Minimum tobacco age laws
Local Government State Government
||20-49% of WI's population
|Impact on Disparities:
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Minimum legal age for tobacco laws specify an age below which the purchase or public consumption of tobacco is illegal, often 18, 19, or 21. Some states have age restrictions for sales but have not passed laws setting a minimum consumption age. Initiatives to increase the age to 21 are often referred to as ‘Tobacco 21.’ Estimates indicate 95% of adult smokers began smoking before age 21 (CTFK-Minimum tobacco age).
Expected Beneficial Outcomes
Reduced tobacco use
Reduced youth smoking
Improved health outcomes
Evidence of Effectiveness
Increasing the minimum legal tobacco age to 21 is a suggested strategy to reduce tobacco use among youth (CDC-Youth and tobacco). Available evidence suggests that increasing the minimum legal tobacco age to 21 is likely to reduce initiation of tobacco use, particularly among adolescents aged 15 to 17 (IOM-Bonnie-2015). Models indicate a 12% decrease in smoking prevalence over time as a result of such a change, as well as immediate improvements in the health of adolescents and young adults, and decreases in related long-term mortality (IOM-Bonnie-2015). Models estimate that increasing the legal smoking age from 18 to 21 could lead to $212 billion in savings over 50 years, driven largely by reduced medical costs (Ahmad 2005).
Surveys indicate growing public support for increasing the tobacco age, even among individuals who smoke (King 2015, Farley 2015).
As of 2016, two states, California (CDPH-Tobacco 21) and Hawaii, have increased the minimum legal sale age for tobacco products to 21 (CTFK-Communities). At least 115 localities in nine states have a tobacco sales age of 21, including New York City, Cleveland, and Boston (CTFK-Communities).
Purchase or possession of cigarettes or tobacco products by individuals under 18 is prohibited in Wisconsin; municipalities may not adopt alternate regulations (WI Statute 254.92).
PHLC-Tobacco sales restrictions
- Tobacco Control Legal Consortium (TCLC). Sales restrictions. Saint Paul: Public Health Law Center (PHLC). Accessed on February 14, 2017
- Preventing Tobacco Addiction Foundation. Tobacco 21. Accessed on November 4, 2016
Citations - Description
CTFK-Minimum tobacco age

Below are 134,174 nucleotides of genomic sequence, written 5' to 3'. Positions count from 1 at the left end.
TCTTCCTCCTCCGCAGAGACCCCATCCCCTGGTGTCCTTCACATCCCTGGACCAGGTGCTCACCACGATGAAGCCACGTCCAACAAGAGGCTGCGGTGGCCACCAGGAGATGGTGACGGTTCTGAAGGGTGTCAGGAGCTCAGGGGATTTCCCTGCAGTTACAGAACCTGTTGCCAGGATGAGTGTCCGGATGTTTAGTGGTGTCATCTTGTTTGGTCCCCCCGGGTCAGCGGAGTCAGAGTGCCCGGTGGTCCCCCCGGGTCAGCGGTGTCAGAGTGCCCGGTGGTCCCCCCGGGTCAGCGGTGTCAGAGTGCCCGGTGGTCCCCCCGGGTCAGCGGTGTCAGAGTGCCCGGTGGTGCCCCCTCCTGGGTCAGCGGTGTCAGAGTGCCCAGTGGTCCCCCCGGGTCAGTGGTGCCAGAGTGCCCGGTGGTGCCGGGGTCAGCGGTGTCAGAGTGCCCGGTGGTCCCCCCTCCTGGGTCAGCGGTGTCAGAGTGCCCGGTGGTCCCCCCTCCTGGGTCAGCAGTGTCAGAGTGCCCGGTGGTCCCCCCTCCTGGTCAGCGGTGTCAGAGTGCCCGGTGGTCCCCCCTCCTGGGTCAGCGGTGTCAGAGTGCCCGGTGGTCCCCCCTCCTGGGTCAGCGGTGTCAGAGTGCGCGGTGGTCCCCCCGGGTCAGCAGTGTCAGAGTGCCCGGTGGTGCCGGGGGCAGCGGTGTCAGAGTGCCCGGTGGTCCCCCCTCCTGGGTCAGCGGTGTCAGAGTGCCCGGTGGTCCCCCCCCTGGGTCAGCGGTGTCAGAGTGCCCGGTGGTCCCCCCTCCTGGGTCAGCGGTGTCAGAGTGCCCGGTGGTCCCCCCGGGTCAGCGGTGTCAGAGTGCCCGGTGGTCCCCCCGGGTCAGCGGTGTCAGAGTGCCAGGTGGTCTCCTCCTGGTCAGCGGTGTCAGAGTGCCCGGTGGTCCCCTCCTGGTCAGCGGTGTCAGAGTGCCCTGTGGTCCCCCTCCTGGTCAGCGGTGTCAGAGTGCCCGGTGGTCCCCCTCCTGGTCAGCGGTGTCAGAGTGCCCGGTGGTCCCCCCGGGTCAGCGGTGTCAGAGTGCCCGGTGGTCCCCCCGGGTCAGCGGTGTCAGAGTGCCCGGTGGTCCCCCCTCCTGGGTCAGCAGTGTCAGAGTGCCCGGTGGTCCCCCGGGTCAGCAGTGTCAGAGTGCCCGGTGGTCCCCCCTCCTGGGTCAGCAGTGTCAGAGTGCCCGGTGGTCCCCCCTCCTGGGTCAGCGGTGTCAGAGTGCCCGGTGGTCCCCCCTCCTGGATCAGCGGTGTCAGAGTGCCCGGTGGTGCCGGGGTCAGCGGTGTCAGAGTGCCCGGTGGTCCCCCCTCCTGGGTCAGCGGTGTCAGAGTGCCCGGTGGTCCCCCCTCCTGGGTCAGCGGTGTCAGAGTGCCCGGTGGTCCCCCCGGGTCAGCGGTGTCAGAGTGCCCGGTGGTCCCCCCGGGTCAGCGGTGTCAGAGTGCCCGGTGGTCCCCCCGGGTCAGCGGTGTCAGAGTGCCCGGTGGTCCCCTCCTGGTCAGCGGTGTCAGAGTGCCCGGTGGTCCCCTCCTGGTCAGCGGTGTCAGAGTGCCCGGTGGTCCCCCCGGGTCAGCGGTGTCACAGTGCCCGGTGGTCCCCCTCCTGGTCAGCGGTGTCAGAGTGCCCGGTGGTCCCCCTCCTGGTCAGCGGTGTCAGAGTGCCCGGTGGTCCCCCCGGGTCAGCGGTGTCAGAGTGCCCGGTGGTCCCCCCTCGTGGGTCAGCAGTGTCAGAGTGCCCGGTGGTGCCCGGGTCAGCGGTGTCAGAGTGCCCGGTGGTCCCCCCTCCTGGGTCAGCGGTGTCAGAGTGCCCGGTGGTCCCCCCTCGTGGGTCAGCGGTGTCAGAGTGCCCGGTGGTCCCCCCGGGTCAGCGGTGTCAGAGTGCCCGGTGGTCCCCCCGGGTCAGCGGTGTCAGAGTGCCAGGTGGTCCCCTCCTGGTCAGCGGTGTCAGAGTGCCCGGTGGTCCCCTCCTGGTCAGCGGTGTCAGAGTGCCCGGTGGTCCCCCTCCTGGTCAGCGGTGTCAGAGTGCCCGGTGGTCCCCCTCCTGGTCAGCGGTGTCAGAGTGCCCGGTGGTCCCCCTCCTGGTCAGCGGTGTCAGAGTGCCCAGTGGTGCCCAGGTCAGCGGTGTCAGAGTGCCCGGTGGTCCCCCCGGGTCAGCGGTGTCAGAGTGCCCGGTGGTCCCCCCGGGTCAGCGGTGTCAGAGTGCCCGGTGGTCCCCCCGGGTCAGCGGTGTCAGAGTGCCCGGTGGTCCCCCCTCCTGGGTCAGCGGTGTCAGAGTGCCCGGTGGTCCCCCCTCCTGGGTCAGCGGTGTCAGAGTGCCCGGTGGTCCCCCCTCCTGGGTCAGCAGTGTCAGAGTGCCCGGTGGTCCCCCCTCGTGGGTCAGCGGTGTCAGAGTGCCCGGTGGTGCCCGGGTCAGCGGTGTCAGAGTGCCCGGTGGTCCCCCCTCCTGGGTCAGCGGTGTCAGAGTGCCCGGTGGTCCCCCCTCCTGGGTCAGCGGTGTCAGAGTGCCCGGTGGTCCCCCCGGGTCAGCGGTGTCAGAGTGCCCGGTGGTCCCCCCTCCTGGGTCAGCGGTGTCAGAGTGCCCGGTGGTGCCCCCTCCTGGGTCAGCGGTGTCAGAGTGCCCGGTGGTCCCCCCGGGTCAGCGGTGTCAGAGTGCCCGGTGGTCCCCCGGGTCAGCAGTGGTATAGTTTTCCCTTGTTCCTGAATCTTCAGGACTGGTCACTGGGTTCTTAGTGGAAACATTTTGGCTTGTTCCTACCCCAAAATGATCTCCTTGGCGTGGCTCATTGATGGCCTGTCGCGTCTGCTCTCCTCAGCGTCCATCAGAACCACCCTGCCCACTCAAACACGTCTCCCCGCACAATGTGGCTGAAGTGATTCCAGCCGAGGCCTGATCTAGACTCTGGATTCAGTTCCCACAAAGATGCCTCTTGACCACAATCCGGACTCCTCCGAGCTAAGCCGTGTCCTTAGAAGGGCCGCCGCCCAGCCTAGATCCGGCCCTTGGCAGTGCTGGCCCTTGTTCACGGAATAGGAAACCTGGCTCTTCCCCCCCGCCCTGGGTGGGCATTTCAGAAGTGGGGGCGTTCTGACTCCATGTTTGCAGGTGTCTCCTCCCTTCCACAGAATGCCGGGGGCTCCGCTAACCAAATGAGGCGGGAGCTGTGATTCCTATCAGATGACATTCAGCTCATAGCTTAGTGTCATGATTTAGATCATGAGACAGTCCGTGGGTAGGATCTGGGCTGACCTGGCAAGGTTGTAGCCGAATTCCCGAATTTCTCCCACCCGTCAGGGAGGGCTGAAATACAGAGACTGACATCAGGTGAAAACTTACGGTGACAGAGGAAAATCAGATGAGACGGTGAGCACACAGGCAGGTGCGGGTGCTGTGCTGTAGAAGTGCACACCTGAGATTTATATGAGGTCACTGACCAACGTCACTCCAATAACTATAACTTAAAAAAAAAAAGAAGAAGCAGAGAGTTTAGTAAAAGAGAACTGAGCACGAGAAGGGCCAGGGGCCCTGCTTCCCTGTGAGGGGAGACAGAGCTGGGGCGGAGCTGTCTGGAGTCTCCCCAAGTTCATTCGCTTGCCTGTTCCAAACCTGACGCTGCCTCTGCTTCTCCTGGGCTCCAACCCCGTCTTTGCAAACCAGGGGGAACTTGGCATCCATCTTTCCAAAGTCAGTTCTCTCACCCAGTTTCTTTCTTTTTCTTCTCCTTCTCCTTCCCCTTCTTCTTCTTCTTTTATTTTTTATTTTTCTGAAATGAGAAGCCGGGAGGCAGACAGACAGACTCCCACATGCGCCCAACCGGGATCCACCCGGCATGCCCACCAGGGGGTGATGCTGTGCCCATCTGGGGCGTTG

- Campaign For Tobacco-Free Kids. Increasing the minimum legal sale age for tobacco products to 21. Accessed on November 4, 2016
Citations - Evidence
- Ahmad S. Closing the youth access gap: The projected health benefits and cost savings of a national policy to raise the legal smoking age to 21 in the United States. Health Policy. 2005;75(1):74-84. Accessed on November 4, 2016
CDC-Youth and tobacco
- Centers for Disease Control and Prevention (CDC). Youth and tobacco use. Accessed on November 4, 2016
- Farley SM, Coady MH, Mandel-Ricci J, et al. Public opinions on tax and retail-based tobacco control strategies. Tobacco Control. 2015;24(e1):e10-e13. Accessed on November 4, 2016
- Bonnie RJ, Stratton K, Kwan LY. Public health implications of raising the minimum age of legal access to tobacco products. Washington, DC: Institute of Medicine of the National Academies; 2015. Accessed on November 4, 2016
- King BA, Jama AO, Marynak KL, Promoff GR. Attitudes toward raising the minimum age of sale for tobacco among U.S. Adults. American Journal of Preventive Medicine. 2015;49(4):583-588. Accessed on November 4, 2016
Citations - Implementation
- California Department of Public Health (CDPH). California Tobacco 21 Law. Resources for retailers. Accessed on November 7, 2016
- Hadley S. States and localities that have raised the minimum legal sale age for tobacco products to 21: Southampton. 2016;(5):2016. Accessed on November 4, 2016
WI Statute 254.92
- Wisconsin State Legislature. WI Statute 254.92: Purchase or possession of cigarettes or tobacco products by person under 18 prohibited. Accessed on November 4, 2016
Page Last Updated
November 8, 2016
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